So I grab the light ash blond colorant I always use when I used to do a dark blonde. It has a base of dark blue toner, to combat any orange colours in hair that arrive when trying to lighten hair.  I know this time I was aiming for brown, but I still wanted the toning effect to get rid of excess brassiness, so I thought the same colorant can be used, but to get brown, I would just use weaker volume peroxide for less lift.  Okay…so guess what?  I was right about using a weaker peroxide, but wrong about the blonde ash toner in my colorant! It saturated the middle shafts of my hair–the parts of the shaft that were the most porous, and when I washed out the colorant, I had stained the mid sections an ashy green!  I also still had some purple tint on the very ends, and my roots were a warm brown colour, because it was healthy virgin hair that resisted the stain of the ash green. I basically had 3 colours in my hair! Not what I wanted at all.

I don't know if you can see it. Photos are deceiving. But my midshaft is green, my ends are ashy, and my roots/top is overly warm brown!
I don’t know if you can see it. Photos are deceiving. But my midshaft was green, my ends were ashy, and my roots/top was a warm brown!

Trying to fix Tri Coloured Hair!

So not happy, I start researching how to get rid of the greenish part in my hair.  I figured that I could live with a bit of uneven hair colour tones, but just not ashy green.  I heard remedies from bleaching again, to ketchup, to salt!  I decided on using a lemon juice soak to get it out.  After an hour of soaking the bottom half of my hair in a mixture of lemon juice and conditioner, I washed it out to find little to no change.The ash colours were still there.  And I was still unevenly coloured.

After the lemon juice to try and fix the green. I still had a lot of ash to my mid section, and if anything, the lemon juice just lighted everywhere. Still tri-coloured! Yikes.
After the lemon juice: I still had a lot of ash to my mid section, and if anything, the lemon juice just lighted everywhere. Still tri-coloured! Yikes.

Emergency Box Colouring:

I don’t usually use box colour kits from the pharmacy, but waking up to tri-coloured hair was bothering me a lot.  Warm roots, grey/green mid-shaft, and greyish purple tips was driving me mad.  I walked to my corner pharmacy to fix this once and for all! Two boxes of colour kits since my hair is long.  I figured where I had gone wrong was in using a colourant with a ton of toner in it to begin with.  The ash blond colourant was made for people who were aiming for blonde, not brown, so there was no darker colour but bluish toner to fill in areas that I had pre-lightened before, therefore staining it green. The science of hair colour finally hitting me in my face.  Every hair color has a tint of either red/gold/green. But there is also a base colour of different concentration depending on how dark you wanted to go.  Ash blond does not have any base colour. Where as if I wanted brown, I would have to use a brown base especially where I had pre lightened before!  Too complicated for words.  After the redo in a light golden brown colour from the store, the green was finally covered.  But then a new problem presented itself. Dull brown hair!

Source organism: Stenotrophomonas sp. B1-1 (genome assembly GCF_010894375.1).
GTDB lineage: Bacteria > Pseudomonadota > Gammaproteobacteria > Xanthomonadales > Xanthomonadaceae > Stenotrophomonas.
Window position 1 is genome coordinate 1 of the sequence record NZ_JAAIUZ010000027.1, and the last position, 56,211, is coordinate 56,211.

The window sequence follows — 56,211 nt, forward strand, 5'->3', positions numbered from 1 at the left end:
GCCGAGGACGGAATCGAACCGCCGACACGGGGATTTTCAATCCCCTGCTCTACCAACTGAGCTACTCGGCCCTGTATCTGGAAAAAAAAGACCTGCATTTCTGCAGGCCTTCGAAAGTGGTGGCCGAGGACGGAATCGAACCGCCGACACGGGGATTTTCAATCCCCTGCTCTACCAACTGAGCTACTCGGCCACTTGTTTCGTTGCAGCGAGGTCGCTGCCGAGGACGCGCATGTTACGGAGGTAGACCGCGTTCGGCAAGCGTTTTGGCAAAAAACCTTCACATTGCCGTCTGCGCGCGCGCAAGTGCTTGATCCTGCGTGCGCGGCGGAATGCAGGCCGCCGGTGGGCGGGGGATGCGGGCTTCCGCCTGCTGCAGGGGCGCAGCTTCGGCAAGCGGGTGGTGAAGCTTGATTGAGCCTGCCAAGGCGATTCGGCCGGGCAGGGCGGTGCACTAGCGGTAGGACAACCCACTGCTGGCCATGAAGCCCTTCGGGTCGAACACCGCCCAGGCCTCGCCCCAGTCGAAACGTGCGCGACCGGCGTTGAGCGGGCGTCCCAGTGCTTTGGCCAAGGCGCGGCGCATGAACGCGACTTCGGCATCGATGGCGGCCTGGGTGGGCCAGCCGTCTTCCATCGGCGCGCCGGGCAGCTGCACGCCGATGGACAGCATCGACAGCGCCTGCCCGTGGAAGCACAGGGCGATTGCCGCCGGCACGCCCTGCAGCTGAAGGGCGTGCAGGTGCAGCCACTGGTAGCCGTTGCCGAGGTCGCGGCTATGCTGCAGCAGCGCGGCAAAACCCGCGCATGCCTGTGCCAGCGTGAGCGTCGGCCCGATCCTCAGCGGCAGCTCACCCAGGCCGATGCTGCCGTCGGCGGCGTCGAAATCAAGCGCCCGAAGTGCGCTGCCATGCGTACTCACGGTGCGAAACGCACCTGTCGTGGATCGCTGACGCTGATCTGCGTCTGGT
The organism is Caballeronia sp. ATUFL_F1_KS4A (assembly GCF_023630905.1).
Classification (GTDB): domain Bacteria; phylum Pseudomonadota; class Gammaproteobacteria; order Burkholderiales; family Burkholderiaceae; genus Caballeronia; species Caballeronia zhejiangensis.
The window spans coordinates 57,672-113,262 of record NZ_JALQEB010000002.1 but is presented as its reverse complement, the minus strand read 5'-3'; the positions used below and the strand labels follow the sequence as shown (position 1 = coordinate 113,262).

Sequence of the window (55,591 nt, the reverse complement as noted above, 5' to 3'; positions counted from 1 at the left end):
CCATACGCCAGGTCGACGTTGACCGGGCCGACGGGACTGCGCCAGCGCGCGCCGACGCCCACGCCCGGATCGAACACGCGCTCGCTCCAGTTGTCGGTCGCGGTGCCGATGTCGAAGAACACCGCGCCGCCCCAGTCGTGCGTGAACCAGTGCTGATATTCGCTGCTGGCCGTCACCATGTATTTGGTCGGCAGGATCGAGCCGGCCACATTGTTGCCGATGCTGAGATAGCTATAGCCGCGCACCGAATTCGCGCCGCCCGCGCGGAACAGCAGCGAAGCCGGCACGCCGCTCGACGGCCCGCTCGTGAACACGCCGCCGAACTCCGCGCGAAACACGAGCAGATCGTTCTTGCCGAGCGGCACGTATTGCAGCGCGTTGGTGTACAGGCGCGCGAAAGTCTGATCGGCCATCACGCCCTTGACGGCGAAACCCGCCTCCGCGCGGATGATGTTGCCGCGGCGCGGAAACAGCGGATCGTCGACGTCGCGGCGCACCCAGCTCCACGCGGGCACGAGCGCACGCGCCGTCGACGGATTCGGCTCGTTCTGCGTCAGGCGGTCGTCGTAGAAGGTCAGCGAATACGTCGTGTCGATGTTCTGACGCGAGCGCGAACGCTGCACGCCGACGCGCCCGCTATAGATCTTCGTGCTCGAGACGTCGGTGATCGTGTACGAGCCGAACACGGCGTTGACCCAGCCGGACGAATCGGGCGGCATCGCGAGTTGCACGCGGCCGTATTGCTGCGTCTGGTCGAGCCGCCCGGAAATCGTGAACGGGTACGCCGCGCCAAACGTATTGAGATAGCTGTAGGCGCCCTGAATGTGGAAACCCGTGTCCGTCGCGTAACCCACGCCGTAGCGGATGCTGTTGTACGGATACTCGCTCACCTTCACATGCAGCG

I got rid of the greeny part in the middle, but now the ends were stained by dark colourant, making the colour flat, especially from the bottom half down.
I got rid of the greeny part in the middle, but now the ends were stained darker than the top, making the colour flat. My roots/top was also still warmer than the bottom!

Clarifying to remove the over dye:

I put lemons into my hair again to remove the over-dye.  When hair has over dye in it, the strands are too saturated, they can’t shine because of it and are weighed down.  This is when one can use different remedies and products to remove some of the dye. I used lemons, because I had some, but I think clarifying shampoo works too. After this I shampooed twice.  The result the next day was this:

My ends are still darker, but at least it doesn't look like a different colour in the middle. With more shampooings, I think the colour will lift a bit more to be more even
My ends are still darker, but at least it doesn’t look like a different colour in the middle. With more shampooings, I think the colour will lift a bit more to be more even.

So at the moment I am rocking a slight reverse ombre, which is lighter at the crown, and gradually darker in the ends, which is not the worst thing.  If it really bothers me, in a few weeks, after my hair has rested from all the peroxide, I can always lighten the ends and recolour.  But my main point is still true.  DIY hair colour may require tweaks done over the course of several weeks to give your hair a rest. So no, the professional stylists have not won, but I know now to have a bit more respect for how hard hair colour chemistry can be.